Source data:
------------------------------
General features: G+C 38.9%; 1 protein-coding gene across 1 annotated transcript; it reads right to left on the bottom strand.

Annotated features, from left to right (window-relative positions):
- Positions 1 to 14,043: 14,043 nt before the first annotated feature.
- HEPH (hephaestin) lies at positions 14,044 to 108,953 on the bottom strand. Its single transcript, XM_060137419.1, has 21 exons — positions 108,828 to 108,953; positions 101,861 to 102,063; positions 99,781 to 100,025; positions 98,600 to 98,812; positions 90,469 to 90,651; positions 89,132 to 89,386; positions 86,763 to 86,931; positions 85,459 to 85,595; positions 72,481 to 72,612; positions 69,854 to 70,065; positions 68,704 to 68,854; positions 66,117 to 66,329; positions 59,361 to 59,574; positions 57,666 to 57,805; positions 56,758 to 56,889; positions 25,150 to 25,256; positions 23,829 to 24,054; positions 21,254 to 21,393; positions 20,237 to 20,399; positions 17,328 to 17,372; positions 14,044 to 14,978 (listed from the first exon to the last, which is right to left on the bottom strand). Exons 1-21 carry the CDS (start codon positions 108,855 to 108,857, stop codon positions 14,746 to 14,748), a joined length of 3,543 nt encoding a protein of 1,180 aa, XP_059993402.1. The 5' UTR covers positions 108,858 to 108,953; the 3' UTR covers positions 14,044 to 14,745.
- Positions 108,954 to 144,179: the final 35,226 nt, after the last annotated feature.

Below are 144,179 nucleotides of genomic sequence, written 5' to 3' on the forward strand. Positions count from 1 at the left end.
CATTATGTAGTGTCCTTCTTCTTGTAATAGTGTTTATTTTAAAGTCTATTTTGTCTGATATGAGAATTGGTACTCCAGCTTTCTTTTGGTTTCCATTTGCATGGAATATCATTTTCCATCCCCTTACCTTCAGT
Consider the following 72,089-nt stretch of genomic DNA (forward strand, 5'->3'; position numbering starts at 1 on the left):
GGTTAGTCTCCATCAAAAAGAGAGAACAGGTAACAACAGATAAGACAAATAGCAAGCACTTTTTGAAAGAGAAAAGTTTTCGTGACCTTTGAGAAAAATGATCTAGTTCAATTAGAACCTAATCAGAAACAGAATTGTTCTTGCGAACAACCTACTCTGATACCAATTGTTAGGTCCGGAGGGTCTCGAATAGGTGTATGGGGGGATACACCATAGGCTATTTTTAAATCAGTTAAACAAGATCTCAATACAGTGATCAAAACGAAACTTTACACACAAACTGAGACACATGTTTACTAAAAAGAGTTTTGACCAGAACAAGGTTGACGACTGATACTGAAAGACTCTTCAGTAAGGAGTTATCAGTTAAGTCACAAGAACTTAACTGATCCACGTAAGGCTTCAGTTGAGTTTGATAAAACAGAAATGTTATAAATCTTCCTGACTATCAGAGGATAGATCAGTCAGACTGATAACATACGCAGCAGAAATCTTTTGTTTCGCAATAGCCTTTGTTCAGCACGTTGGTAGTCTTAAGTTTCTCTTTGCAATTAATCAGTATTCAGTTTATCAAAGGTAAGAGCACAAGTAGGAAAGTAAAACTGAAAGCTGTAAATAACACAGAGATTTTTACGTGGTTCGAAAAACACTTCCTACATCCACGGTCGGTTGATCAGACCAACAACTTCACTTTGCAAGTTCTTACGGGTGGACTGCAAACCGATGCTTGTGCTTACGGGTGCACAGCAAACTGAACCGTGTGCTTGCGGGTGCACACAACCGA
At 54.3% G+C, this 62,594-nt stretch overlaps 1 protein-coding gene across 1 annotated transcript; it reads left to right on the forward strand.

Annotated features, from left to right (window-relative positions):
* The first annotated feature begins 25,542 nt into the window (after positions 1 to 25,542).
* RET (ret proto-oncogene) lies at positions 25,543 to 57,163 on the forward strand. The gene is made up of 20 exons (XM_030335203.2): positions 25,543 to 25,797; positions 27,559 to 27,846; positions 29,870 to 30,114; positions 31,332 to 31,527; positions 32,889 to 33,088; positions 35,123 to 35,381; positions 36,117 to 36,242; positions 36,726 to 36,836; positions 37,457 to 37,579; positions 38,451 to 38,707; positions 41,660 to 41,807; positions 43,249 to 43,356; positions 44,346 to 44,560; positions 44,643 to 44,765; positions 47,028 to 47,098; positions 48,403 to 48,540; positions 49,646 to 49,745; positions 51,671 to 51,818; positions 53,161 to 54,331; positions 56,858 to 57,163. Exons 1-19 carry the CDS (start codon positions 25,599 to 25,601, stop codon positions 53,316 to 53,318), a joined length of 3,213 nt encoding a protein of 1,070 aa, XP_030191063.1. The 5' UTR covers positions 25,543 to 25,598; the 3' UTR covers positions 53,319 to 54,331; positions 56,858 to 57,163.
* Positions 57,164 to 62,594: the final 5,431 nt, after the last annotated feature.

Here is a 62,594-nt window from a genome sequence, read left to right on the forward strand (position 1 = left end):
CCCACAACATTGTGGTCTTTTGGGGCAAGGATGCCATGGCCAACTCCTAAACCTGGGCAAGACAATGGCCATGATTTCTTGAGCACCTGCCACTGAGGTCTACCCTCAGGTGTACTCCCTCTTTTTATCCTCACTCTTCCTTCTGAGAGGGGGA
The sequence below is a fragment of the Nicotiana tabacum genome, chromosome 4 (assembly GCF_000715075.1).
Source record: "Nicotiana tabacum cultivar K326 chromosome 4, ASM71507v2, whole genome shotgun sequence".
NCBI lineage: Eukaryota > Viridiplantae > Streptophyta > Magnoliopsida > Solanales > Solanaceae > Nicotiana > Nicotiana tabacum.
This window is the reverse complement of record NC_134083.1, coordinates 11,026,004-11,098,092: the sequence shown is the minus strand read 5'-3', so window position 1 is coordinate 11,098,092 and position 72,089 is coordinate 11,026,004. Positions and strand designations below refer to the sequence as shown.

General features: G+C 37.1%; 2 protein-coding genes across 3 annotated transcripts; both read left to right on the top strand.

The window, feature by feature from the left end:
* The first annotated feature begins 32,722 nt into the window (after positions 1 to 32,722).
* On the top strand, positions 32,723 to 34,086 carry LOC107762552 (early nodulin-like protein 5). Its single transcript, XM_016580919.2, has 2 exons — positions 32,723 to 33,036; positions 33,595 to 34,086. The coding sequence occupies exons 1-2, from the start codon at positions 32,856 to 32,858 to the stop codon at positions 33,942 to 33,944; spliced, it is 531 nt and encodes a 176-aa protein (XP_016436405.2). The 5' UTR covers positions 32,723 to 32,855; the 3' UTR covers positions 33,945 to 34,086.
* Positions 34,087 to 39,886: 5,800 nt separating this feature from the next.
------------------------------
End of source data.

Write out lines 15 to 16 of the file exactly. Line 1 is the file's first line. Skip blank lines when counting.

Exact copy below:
Here is a 62,594-nt window from a genome sequence, read left to right on the forward strand (position 1 = left end):
CCCACAACATTGTGGTCTTTTGGGGCAAGGATGCCATGGCCAACTCCTAAACCTGGGCAAGACAATGGCCATGATTTCTTGAGCACCTGCCACTGAGGTCTACCCTCAGGTGTACTCCCTCTTTTTATCCTCACTCTTCCTTCTGAGAGGGGGA